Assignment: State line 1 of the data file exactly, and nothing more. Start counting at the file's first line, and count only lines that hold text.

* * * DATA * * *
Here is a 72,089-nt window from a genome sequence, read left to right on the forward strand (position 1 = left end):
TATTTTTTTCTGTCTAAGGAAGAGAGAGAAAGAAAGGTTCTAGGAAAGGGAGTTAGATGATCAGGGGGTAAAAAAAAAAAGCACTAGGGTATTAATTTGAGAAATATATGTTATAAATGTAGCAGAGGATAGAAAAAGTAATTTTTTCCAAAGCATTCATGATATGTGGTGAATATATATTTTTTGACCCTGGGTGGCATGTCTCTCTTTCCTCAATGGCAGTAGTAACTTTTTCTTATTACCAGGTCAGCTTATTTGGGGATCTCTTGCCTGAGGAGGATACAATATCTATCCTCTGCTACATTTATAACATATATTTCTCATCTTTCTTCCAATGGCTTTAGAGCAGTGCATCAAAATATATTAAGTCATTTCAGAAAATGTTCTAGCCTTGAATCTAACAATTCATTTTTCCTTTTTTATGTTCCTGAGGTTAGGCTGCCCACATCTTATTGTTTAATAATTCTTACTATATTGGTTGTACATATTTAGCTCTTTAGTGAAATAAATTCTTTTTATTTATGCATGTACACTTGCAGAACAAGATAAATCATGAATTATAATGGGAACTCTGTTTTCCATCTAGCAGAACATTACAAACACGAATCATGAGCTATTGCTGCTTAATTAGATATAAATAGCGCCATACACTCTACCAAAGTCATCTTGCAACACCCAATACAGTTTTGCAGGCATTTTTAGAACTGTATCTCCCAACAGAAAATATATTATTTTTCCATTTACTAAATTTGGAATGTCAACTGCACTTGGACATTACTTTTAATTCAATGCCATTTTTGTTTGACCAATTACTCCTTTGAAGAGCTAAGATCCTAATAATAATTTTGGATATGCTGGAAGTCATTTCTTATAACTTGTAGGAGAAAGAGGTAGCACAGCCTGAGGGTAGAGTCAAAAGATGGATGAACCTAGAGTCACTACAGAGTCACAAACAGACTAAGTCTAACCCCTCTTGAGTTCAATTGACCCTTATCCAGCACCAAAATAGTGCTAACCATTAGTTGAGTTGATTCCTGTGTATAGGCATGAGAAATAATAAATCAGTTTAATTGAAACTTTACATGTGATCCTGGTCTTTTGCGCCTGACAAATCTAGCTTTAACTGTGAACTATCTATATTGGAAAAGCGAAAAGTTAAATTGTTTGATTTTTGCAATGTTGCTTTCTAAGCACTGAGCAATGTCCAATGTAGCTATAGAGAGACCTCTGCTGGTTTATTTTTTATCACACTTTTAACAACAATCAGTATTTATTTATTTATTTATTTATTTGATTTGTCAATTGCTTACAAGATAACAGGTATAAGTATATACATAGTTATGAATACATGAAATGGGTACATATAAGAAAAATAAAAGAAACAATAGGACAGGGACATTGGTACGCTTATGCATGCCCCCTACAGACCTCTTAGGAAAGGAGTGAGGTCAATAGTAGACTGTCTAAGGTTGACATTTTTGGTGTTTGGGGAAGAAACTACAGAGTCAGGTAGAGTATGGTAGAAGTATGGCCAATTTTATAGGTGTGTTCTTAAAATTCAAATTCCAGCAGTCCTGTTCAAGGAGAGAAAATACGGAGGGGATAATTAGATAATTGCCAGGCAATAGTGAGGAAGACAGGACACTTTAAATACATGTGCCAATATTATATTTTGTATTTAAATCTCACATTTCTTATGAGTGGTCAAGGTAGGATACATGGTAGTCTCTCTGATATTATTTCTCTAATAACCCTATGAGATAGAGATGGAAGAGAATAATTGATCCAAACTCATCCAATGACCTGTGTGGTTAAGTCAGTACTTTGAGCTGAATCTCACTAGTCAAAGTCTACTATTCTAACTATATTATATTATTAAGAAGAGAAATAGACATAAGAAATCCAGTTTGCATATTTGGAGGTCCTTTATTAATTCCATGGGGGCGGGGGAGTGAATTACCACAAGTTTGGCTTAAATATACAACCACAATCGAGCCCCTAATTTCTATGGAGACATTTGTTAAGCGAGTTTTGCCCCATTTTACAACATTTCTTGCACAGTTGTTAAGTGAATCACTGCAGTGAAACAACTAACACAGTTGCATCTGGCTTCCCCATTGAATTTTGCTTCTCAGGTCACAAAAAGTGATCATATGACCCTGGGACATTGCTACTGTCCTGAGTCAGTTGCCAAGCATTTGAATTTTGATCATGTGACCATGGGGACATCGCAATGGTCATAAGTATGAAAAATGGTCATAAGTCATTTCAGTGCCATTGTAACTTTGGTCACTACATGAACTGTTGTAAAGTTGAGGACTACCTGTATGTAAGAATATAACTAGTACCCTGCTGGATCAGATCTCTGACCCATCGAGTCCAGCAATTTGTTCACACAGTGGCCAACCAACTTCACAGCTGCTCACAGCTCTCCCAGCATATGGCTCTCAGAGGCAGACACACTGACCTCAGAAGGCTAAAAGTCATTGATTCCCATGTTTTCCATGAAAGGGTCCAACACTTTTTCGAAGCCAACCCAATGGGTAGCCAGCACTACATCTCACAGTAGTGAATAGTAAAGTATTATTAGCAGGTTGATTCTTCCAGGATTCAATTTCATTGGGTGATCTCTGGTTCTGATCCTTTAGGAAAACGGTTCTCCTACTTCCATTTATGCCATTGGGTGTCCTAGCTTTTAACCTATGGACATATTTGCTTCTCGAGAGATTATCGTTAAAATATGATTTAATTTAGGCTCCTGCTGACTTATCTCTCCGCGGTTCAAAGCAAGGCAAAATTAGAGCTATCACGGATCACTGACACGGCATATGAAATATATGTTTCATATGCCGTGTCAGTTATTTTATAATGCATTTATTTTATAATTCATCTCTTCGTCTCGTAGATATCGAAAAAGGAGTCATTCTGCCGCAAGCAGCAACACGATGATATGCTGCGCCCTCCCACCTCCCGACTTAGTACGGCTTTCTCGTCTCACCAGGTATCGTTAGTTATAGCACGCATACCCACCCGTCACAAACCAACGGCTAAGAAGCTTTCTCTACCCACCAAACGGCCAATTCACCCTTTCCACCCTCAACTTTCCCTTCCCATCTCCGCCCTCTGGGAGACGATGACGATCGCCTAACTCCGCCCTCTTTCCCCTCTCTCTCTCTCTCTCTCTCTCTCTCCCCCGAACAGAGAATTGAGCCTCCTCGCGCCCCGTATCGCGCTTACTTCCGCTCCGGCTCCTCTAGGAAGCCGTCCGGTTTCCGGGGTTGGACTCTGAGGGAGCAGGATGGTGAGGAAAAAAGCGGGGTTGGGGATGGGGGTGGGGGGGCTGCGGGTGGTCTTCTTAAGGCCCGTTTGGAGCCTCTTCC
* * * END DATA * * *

Here is a 72,089-nt window from a genome sequence, read left to right on the forward strand (position 1 = left end):